asked the Minister of Health if he is aware that the dead are lying unburied, streets remain uncleaned and public conveniences are closed in the City of London through unofficial strikes; and what action His Majesty's Government have taken in the matter in the interests of health and humanity and to prevent a recurrence of such a state of affairs.
I am aware that the Corporation of London are unable to arrange for burials in their own cemetery, and that they have had to suspend street cleansing and to close public conveniences. While I much regret the inconvenience which is caused to the public, I do not consider that any immediate danger to public health is threatened, but I am keeping the situation under review.
Will the Minister, in view of this very unsatisfactory state of affairs, promise every possible assistance to the local authority should they need it, and if they are unable or unwilling to take action themselves will he take it for them?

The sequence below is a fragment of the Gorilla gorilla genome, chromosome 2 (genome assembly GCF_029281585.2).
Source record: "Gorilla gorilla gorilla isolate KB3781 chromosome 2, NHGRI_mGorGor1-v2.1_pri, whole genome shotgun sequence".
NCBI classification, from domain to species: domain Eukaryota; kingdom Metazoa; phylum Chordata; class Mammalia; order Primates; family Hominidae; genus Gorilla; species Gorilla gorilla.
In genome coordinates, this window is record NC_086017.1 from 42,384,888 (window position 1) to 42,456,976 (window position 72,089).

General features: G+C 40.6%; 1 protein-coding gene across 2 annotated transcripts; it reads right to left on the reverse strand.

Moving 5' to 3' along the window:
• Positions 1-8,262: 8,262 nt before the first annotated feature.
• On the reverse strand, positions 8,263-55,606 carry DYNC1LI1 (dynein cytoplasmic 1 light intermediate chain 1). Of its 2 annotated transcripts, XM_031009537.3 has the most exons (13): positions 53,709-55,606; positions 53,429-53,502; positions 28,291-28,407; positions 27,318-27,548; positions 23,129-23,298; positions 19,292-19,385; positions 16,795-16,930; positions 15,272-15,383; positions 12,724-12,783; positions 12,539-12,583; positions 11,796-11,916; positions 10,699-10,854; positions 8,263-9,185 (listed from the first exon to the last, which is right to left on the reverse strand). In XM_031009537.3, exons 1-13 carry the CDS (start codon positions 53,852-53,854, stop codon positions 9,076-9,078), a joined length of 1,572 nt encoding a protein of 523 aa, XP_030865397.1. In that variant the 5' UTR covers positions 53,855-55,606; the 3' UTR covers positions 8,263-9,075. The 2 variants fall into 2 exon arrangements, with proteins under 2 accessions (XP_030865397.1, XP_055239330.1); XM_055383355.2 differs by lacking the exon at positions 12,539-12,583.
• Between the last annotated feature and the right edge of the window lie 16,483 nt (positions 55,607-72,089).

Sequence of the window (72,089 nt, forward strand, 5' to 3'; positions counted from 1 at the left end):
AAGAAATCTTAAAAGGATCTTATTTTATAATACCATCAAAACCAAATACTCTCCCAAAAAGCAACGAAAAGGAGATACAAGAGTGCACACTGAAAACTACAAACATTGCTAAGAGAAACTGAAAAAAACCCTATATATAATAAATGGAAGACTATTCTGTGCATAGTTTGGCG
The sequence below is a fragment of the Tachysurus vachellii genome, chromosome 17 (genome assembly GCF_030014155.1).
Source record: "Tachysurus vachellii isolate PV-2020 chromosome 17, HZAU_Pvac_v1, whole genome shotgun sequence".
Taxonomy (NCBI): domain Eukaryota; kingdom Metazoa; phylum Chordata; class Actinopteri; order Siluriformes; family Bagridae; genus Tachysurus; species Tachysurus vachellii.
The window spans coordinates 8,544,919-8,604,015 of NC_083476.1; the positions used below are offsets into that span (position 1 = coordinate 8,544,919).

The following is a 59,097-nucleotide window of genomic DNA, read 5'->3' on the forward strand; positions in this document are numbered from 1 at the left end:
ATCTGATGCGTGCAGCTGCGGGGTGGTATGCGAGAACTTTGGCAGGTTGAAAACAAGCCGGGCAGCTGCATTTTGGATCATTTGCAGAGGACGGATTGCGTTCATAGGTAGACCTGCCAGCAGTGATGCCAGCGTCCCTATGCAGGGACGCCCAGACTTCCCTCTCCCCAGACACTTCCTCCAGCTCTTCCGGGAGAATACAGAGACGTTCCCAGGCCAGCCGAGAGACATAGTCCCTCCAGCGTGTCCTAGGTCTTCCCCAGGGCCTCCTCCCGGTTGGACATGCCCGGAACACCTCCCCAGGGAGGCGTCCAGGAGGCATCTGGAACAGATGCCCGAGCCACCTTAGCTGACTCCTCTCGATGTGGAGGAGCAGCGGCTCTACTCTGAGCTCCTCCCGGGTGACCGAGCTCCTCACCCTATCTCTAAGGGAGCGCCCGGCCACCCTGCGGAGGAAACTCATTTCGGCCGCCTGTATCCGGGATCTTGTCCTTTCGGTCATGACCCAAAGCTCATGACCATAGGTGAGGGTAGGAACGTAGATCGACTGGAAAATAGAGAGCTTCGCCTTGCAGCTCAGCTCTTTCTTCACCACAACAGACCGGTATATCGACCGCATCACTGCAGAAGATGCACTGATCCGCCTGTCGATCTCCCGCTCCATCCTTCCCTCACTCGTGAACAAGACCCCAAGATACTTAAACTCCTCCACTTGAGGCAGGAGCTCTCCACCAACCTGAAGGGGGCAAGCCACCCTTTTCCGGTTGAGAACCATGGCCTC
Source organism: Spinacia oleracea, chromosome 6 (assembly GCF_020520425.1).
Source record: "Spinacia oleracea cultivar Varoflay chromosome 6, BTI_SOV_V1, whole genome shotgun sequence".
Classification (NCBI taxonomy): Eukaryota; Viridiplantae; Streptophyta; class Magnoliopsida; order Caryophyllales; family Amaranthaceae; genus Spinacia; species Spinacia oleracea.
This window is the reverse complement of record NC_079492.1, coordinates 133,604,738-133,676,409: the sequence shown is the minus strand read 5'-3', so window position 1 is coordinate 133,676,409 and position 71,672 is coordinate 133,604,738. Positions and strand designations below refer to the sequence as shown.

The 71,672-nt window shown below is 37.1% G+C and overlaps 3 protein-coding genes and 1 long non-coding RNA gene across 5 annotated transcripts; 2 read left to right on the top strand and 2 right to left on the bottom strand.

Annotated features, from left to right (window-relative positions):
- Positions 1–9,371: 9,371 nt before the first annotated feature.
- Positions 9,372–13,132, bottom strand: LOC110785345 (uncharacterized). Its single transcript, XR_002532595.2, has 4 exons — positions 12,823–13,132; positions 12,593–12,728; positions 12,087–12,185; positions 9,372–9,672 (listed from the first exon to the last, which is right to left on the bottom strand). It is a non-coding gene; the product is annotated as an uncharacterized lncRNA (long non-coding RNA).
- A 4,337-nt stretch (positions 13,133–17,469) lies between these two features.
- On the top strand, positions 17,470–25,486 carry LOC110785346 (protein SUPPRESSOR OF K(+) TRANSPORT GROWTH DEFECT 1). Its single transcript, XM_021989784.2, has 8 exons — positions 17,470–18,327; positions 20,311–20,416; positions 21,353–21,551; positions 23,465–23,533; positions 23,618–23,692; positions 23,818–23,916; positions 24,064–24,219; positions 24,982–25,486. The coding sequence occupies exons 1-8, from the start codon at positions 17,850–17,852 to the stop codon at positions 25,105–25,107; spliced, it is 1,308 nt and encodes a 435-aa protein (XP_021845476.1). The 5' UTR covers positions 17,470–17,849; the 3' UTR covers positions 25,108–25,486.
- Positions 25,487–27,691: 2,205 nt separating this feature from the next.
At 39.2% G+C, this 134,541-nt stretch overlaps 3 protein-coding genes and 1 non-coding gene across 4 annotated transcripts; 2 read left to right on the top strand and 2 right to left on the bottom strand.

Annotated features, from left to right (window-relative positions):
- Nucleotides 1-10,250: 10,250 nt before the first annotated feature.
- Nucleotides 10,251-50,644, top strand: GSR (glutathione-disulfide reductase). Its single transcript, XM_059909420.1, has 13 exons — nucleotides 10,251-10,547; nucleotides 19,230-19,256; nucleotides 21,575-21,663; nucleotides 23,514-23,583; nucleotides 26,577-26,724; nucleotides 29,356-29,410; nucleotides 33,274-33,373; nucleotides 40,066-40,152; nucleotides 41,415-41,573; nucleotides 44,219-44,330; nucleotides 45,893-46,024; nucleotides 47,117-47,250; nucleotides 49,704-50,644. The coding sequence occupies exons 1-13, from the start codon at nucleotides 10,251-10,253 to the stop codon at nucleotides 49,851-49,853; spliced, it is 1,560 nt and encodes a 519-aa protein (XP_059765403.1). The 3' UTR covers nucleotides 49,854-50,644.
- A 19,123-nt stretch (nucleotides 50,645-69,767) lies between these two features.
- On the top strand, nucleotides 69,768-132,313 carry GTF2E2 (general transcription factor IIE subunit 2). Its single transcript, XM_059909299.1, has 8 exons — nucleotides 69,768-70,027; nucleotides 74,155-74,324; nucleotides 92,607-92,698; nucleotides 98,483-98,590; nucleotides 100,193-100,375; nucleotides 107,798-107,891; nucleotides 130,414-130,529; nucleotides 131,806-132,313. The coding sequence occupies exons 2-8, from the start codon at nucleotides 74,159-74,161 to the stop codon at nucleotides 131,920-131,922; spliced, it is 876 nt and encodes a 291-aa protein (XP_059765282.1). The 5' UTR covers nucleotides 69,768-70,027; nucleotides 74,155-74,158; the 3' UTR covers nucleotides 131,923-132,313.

I regard the stoppage of the workers who are responsible for burying and for scavenging, and other services of a vital health nature, as fundamentally irresponsible. If this strike does not end very quickly, I shall take action.
To what year does this Question refer—the year of the Great Plague?
As the irresponsibility may be on the part of those who impose conditions that make such a strike possible, will the right hon. Gentleman take up with the local authorities the question of the working conditions of the men?
There is no body of workers in Great Britain who have made available to them better conciliation machinery than the employees of local authorities. I consider that suspension of scavenging and burying is an act of utter irresponsibility.